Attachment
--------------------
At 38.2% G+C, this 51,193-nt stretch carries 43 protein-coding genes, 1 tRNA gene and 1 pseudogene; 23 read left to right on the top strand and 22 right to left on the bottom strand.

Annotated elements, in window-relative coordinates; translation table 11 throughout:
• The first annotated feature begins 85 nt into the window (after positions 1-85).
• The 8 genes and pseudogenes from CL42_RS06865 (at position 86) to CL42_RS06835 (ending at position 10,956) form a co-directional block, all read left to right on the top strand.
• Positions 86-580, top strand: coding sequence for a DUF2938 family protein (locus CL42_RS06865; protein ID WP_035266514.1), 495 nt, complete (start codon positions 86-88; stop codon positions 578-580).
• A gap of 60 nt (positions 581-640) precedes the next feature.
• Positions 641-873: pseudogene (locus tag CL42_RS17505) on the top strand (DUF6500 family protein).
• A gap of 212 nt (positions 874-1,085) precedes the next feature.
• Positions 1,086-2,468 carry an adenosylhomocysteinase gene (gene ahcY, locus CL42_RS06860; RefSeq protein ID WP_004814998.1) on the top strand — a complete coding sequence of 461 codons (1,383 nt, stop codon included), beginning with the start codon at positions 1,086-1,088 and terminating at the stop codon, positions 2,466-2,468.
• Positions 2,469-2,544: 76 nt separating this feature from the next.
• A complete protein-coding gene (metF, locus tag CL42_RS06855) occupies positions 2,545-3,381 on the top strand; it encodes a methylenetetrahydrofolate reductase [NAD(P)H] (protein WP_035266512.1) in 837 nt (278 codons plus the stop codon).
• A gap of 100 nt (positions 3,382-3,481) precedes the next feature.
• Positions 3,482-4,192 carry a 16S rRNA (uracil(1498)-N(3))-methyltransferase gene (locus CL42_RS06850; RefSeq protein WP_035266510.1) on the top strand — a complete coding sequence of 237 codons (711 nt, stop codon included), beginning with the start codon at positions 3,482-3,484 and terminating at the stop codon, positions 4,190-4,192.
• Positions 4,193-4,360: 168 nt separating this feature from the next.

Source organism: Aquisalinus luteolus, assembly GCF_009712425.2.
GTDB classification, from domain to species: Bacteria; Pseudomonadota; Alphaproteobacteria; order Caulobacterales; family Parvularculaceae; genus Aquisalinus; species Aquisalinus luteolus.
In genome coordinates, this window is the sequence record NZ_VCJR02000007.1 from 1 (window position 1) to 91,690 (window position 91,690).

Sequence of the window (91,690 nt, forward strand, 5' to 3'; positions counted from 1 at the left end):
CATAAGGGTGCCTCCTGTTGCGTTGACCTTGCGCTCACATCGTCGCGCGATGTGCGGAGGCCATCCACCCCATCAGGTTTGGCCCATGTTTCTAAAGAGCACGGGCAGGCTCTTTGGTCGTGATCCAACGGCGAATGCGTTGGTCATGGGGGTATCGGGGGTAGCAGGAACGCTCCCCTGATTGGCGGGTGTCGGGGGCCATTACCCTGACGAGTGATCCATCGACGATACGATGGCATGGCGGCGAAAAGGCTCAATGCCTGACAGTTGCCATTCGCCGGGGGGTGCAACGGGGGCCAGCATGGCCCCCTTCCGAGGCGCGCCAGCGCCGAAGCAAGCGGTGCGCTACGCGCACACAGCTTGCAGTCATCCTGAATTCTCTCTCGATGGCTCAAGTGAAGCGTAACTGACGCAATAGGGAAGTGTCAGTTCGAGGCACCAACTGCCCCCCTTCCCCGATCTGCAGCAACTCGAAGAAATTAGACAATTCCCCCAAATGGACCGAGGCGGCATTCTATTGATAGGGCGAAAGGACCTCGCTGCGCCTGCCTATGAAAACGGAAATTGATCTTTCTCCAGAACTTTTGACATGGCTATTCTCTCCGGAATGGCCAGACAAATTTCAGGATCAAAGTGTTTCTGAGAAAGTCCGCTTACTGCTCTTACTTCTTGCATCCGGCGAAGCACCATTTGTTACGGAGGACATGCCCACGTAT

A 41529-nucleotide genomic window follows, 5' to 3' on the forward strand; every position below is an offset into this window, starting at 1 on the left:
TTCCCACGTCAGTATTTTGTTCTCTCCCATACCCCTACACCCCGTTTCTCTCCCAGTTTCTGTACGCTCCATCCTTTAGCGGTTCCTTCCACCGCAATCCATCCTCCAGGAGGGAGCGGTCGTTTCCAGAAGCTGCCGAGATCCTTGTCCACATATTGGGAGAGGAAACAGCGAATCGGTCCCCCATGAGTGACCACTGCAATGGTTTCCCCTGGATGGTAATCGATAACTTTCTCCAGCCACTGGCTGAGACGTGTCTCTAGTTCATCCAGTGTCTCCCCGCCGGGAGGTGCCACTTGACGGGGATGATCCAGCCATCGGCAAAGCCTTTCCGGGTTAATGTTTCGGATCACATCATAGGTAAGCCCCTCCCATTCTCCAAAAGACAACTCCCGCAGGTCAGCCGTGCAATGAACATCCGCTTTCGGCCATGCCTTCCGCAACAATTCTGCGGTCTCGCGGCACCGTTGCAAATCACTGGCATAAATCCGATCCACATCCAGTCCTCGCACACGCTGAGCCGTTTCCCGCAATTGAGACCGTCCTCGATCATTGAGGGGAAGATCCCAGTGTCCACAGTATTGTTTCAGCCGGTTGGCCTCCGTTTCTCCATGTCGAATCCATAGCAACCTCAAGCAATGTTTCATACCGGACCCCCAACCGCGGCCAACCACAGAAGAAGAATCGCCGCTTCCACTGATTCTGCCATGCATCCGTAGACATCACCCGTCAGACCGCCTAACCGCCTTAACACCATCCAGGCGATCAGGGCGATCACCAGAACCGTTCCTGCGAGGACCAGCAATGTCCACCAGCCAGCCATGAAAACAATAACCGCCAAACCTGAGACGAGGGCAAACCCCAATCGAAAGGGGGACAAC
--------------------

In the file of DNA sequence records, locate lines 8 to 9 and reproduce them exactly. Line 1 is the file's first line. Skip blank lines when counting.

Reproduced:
• A gap of 212 nt (positions 874-1,085) precedes the next feature.
• Positions 1,086-2,468 carry an adenosylhomocysteinase gene (gene ahcY, locus CL42_RS06860; RefSeq protein ID WP_004814998.1) on the top strand — a complete coding sequence of 461 codons (1,383 nt, stop codon included), beginning with the start codon at positions 1,086-1,088 and terminating at the stop codon, positions 2,466-2,468.